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Jesus and Hell

The second of my two boxes today from the new edition of my textbook.  This one of even more pressing importance: what did Jesus think of hell? ************************************************************* Another Glimpse Into the Past Box 15.8  Hell in the Teaching of Jesus Jesus sometimes indicates that on the Day of Judgment sinners will be cast, unburied, into the most unholy, repulsive, God-forsaken place that anyone in Israel could imagine, the valley known as “Gehenna.” He says, for example that it is better to gouge out your eye that sins or amputate your hand and enter the kingdom maimed than to be tossed into Gehenna with eye and hand intact (Matthew 5:29, 30) Gehenna is obviously serious.  But what is it?   The word is often mistranslated in English Bibles as “hell” (e.g., in the NIV and the NRSV; see Matthew 5:22, 29, 30).  But, Gehenna is not “hell” in the modern sense of a place (inside the earth) where sinners are tormented forever.  Then what is it? To find out, you will need to belong to the [...]

2020-04-03T00:53:35-04:00October 31st, 2018|Afterlife, Historical Jesus|

The Value of Eyewitness Testimony

The first of today's two-short-posts from new "Boxes" in my New Testament textbook, on a matter of vital importance to anyone interested in knowing about the historical Jesus. ********************************************************************** What Do You Think? Box 13.3  The Value of Eyewitness Testimony   If you want to know about something that happened in the past – whether in a criminal trial or just among your family and friends – you almost always prefer to learn what an eyewitness saw or heard.   And so most of us unreflectively think an eyewitness report is highly reliable.  But is that the case? Eyewitness testimony has been studied by legal experts and psychologists since the early twentieth century.  The first important case study occurred in 1902.  In a law school in Berlin, a well-known criminologist named von Liszt was delivering a lecture when an argument broke out.   One student stood up and shouted that he wanted to show how the topic was related to Christian ethics.   Another got up and yelled that he would not put up with that.   The first [...]

2020-04-03T00:53:49-04:00October 31st, 2018|Historical Jesus, Memory Studies|

Discovery of the Nag Hammadi Library and Some Crucial Missing Parts!

I have been making two-posts-a-day, giving the new “boxes” that I've written for the seventh edition of my textbook, The New Testament: A Historical Introduction to the Early Christian Writings.  Today, as it turns out, the two boxes I was going to post are both about the Nag Hammadi Library (the so-called “Gnostic Gospels”).  So I’ll simply include both of them in this one post.  Happy reading! *********************************************************** Another Glimpse Into the Past 11.6 The Discovery of the Nag Hammadi Library The chance discovery of a cache of ancient Christian documents in a remote part of Upper Egypt -- the Nag Hammadi library -- is a story of serendipity, ineptitude, secrecy, ignorance, scholarly brilliance, murder, and blood revenge.  Even now, after scholars have spent years trying to piece it all together, details of the find remain sketchy. We do know that it occurred around ... To see the rest of this post you will need to belong to the blog.  It doesn't cost much to join, you get tons for your money, and every nickle [...]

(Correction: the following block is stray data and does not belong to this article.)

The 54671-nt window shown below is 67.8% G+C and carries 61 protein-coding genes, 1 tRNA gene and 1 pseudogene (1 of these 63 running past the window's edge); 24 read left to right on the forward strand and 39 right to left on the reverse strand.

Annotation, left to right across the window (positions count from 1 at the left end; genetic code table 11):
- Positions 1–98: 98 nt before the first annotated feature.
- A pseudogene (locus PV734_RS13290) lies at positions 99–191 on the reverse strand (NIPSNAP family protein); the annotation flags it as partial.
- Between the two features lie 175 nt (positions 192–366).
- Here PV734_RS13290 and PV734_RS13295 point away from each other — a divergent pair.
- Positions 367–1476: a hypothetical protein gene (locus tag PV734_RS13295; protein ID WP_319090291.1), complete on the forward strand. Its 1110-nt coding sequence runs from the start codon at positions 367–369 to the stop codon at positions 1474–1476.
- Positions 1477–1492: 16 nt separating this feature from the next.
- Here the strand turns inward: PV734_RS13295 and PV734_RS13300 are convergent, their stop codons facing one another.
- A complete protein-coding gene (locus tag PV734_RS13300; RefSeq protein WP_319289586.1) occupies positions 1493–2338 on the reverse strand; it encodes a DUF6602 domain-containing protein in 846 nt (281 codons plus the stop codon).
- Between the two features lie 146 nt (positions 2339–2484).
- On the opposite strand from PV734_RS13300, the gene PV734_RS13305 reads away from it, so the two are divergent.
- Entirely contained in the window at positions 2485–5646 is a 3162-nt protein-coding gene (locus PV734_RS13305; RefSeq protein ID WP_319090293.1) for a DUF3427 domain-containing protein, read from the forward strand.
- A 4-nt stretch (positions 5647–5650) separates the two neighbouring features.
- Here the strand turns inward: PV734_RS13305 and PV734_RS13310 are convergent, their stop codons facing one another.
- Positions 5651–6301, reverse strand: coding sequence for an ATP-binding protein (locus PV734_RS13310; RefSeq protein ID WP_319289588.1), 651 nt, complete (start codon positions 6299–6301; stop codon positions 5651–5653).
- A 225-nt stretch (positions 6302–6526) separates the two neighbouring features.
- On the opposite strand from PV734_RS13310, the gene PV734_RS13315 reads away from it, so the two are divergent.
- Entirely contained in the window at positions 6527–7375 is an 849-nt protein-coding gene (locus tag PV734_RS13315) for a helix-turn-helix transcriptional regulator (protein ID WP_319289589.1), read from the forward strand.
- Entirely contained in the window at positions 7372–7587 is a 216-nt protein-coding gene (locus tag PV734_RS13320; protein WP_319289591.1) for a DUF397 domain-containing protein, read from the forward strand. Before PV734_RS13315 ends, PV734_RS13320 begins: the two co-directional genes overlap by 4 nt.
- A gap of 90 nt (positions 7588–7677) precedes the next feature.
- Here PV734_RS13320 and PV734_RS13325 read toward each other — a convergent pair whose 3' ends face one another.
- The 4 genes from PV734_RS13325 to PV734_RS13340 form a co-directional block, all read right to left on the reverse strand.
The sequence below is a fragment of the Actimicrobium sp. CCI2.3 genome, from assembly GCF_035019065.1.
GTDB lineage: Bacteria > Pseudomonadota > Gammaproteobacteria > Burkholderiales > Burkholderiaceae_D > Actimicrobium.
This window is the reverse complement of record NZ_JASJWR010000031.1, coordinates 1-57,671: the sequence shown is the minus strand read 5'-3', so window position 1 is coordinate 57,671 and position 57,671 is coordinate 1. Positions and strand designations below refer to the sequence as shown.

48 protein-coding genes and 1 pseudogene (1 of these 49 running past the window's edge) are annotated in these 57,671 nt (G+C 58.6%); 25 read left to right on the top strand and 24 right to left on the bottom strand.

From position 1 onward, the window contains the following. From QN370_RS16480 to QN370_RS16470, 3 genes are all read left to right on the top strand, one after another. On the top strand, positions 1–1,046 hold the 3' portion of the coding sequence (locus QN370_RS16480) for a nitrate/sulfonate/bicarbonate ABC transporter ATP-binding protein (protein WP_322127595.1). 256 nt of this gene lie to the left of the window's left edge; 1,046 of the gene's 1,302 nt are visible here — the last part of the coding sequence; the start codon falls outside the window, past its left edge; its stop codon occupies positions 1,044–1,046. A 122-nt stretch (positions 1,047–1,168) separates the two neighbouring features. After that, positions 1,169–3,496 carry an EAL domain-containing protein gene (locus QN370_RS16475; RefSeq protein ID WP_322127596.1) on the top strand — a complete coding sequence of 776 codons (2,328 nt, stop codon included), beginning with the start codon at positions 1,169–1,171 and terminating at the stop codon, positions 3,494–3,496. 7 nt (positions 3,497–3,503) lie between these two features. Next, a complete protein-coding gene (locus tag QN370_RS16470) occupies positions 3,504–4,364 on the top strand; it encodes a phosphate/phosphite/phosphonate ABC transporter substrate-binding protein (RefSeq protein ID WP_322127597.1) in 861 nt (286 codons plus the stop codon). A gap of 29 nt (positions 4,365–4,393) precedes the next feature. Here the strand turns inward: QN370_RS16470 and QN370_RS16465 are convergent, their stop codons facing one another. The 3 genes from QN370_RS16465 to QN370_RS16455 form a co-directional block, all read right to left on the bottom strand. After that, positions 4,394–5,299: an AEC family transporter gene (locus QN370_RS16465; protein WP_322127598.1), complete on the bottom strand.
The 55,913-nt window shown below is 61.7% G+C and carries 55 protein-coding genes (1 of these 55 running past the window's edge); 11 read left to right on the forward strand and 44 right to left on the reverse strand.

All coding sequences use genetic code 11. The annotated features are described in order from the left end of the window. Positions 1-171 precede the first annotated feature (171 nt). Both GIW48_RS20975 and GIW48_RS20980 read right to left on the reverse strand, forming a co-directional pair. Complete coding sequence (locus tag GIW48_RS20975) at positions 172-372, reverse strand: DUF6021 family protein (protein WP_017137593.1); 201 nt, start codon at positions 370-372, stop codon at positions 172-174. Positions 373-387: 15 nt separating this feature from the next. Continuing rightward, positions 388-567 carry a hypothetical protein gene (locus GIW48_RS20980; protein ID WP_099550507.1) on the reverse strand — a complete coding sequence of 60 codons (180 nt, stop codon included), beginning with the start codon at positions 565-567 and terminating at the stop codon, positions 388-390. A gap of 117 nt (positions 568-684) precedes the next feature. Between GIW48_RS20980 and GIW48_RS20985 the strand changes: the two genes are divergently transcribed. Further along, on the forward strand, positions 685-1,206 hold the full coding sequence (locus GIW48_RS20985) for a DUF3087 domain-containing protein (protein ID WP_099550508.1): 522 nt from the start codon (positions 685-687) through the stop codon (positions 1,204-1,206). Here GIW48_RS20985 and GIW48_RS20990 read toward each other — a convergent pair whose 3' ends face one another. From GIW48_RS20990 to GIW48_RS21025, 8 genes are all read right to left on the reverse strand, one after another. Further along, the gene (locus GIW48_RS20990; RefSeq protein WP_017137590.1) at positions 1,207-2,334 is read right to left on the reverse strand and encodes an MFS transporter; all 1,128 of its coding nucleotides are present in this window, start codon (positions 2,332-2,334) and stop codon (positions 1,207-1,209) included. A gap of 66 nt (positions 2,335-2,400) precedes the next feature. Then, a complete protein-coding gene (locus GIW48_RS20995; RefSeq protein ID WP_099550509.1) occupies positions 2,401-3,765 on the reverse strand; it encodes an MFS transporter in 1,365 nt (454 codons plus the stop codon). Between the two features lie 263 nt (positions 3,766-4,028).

The Difference Between Eschatology and Apocalypticism

QUESTION I have recently been reading John Meier's books and he almost always calls Jesus (and John the Baptist), eschatological prophets (once stating Jesus having a "tinge of apocalypticism" or something to that effect). And you always refer to Jesus as an "apocalyptic prophet".   Do you make any distinction  in the terms "eschatological" and "apocalyptic"?   RESPONSE Ah, it’s a good question.  These terms are an endless source of confusion for people – even scholars sometimes.  I think the problem is that different scholars work with different definitions and often they have not thought through carefully the implications of their terminology.  So let me explain how I work it all out, by defining/describing a set of terms that are all closely related but distinct (in my head):  eschatology (and eschatological); apocalypticism; apocalyptic; and apocalypse. Eschatology.   This is a broad term that simply means ... To see the rest of this post, you will need to belong to the blog.  If you haven't joined yet, what are you waiting for?  Remember, the END IS NEAR!!  Join [...]

2020-04-03T00:54:29-04:00October 29th, 2018|Historical Jesus, Reader’s Questions|

My Own Translation of the New Testament?

Here's a question I get on occasion, which I addressed fully six years ago on the blog. QUESTION: Do you have any plans to publish your own "best" version of the NT in English? From reading several of your books, it does seem as though you probably already have a translation sitting in a drawer somewhere. I have not been able to find scholarly reconstruction that was produced in the last three and a half decades. Most of the newer "translations" are theologically motivated and sound more like modern slang. Have any of your colleagues/ students produced a readable version you would recommend? (Thousands of footnotes do not make for a readable text!) I would very much like to see your translation/interpretation sitting on a bookshelf. RESPONSE: No, as it turns out, I have never written out a full translation of the New Testament.   For several reasons.  First, there are a number of excellent translations already available that have been done by some of the best NT scholars on the planet.  My translation would be [...]

2020-04-03T00:54:41-04:00October 28th, 2018|Reader’s Questions, Reflections and Ruminations|